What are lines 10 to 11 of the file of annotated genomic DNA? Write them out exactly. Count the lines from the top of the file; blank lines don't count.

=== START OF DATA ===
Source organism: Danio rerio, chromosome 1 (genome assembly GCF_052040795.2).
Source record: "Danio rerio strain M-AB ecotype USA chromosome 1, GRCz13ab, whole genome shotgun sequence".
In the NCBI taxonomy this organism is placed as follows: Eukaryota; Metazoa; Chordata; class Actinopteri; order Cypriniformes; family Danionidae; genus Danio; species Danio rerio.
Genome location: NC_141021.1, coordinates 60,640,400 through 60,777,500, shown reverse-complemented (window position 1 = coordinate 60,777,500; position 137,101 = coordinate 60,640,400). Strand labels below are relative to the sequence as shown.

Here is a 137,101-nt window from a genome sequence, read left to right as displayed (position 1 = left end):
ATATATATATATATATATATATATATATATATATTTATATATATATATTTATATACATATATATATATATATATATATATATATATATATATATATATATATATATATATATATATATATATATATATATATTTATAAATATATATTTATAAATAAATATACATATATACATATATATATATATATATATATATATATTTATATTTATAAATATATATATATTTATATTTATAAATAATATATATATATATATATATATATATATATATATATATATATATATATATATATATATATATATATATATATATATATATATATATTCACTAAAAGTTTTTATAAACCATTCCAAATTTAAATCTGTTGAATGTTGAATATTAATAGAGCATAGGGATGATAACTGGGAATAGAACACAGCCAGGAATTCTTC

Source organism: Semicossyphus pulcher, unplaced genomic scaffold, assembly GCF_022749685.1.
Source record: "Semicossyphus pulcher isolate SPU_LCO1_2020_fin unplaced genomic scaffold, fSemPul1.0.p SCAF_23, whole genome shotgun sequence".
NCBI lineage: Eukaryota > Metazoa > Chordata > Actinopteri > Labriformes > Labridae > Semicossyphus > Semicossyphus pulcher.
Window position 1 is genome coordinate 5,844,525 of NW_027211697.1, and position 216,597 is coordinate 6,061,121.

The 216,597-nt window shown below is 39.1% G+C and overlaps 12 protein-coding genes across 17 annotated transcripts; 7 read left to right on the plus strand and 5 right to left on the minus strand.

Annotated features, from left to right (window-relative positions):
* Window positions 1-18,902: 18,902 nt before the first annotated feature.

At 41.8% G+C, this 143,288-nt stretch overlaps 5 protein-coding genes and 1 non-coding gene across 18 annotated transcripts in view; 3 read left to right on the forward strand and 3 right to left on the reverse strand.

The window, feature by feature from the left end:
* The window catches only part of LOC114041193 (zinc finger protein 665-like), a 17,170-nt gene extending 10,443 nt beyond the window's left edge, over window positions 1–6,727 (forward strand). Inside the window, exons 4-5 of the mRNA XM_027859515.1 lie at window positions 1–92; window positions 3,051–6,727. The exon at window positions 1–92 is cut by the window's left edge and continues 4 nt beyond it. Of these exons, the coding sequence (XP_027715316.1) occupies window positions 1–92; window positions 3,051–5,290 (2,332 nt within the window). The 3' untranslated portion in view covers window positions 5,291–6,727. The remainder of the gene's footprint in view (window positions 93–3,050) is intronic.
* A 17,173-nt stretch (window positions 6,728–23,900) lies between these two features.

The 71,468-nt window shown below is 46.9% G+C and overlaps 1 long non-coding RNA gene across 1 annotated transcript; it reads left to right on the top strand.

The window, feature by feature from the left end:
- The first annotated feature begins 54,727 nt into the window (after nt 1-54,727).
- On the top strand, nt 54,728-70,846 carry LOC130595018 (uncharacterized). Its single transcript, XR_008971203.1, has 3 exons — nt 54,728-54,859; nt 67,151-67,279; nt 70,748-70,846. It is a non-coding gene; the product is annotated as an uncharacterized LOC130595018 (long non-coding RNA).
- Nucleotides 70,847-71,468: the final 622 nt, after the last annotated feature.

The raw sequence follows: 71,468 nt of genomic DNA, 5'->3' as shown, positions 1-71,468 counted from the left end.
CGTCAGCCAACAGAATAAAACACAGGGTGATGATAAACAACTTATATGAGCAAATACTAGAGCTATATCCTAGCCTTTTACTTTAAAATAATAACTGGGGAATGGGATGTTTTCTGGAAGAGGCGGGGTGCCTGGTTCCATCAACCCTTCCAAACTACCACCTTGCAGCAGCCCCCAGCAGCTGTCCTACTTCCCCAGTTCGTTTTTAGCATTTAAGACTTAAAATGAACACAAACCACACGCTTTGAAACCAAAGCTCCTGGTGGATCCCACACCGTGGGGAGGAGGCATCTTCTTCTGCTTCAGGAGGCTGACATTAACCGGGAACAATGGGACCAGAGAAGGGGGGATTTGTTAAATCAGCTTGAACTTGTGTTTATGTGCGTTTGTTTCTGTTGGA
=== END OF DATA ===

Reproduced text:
Window position 1 is genome coordinate 5,844,525 of NW_027211697.1, and position 216,597 is coordinate 6,061,121.

The 216,597-nt window shown below is 39.1% G+C and overlaps 12 protein-coding genes across 17 annotated transcripts; 7 read left to right on the plus strand and 5 right to left on the minus strand.